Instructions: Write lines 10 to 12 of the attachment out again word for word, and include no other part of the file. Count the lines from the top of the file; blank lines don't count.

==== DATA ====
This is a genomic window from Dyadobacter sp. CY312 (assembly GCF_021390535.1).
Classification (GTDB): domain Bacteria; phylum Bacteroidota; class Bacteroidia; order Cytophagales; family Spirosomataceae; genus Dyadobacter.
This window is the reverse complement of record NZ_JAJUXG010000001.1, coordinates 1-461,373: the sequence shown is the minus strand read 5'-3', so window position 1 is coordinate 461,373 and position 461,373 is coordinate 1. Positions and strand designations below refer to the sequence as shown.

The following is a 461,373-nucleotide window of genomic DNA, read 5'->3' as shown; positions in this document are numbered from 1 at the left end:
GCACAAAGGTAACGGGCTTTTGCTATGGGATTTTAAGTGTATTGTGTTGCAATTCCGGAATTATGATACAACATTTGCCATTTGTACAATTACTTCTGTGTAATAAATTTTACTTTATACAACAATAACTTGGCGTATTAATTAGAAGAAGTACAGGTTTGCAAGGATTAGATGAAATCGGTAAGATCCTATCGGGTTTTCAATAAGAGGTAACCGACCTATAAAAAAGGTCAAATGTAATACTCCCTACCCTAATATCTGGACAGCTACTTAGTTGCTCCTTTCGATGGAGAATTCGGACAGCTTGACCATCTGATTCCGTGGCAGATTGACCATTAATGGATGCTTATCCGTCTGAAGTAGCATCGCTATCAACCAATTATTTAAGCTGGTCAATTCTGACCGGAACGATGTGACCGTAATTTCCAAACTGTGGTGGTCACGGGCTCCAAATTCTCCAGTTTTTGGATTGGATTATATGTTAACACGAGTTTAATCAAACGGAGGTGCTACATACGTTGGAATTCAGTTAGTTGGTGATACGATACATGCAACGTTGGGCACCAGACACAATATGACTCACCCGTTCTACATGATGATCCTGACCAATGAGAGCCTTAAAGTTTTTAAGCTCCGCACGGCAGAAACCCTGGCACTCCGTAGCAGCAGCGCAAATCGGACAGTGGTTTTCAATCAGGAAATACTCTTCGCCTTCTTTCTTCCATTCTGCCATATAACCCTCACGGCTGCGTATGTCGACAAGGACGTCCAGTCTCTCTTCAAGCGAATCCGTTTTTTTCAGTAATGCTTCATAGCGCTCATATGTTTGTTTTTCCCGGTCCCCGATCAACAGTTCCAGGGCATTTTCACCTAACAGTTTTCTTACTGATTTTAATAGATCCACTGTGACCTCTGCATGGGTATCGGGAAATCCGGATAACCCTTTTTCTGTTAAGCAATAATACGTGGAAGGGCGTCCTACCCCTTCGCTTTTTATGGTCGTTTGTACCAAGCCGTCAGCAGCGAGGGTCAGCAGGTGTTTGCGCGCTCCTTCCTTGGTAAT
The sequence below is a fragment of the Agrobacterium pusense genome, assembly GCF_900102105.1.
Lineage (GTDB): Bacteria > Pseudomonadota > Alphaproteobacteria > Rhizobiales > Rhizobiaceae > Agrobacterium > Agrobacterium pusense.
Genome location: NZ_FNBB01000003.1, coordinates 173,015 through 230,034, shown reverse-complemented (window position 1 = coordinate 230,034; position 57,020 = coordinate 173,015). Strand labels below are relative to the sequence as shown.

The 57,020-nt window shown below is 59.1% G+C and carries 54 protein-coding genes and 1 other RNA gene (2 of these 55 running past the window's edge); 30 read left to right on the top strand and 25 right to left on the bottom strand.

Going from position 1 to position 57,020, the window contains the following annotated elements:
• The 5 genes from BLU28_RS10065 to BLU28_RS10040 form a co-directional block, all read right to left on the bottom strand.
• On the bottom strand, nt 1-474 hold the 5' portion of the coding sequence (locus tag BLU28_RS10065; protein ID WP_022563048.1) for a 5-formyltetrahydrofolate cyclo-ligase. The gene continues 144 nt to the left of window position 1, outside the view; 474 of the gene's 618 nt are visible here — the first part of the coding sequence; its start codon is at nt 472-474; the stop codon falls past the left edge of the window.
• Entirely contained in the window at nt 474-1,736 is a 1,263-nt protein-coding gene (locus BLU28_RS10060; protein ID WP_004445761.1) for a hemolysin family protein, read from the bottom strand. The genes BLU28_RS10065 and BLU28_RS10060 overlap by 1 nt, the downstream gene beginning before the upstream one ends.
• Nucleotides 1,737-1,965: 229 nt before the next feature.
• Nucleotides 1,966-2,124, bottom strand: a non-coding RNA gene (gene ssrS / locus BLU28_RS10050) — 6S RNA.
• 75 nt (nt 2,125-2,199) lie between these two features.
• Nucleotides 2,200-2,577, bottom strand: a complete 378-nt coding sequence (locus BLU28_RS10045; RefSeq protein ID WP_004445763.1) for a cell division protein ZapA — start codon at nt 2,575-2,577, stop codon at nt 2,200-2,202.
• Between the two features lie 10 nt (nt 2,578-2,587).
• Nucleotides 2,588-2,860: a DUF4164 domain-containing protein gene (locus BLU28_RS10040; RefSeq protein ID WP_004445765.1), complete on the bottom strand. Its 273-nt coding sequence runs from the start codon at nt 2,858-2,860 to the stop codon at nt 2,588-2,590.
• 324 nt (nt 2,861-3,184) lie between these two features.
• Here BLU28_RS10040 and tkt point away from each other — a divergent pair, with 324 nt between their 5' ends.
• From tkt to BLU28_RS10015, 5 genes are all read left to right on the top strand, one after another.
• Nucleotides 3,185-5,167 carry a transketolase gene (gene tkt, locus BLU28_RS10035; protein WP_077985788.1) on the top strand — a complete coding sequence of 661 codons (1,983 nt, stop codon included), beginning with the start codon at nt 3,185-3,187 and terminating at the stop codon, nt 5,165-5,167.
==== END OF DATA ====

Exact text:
Going from position 1 to position 57,020, the window contains the following annotated elements:
• The 5 genes from BLU28_RS10065 to BLU28_RS10040 form a co-directional block, all read right to left on the bottom strand.
• On the bottom strand, nt 1-474 hold the 5' portion of the coding sequence (locus tag BLU28_RS10065; protein ID WP_022563048.1) for a 5-formyltetrahydrofolate cyclo-ligase. The gene continues 144 nt to the left of window position 1, outside the view; 474 of the gene's 618 nt are visible here — the first part of the coding sequence; its start codon is at nt 472-474; the stop codon falls past the left edge of the window.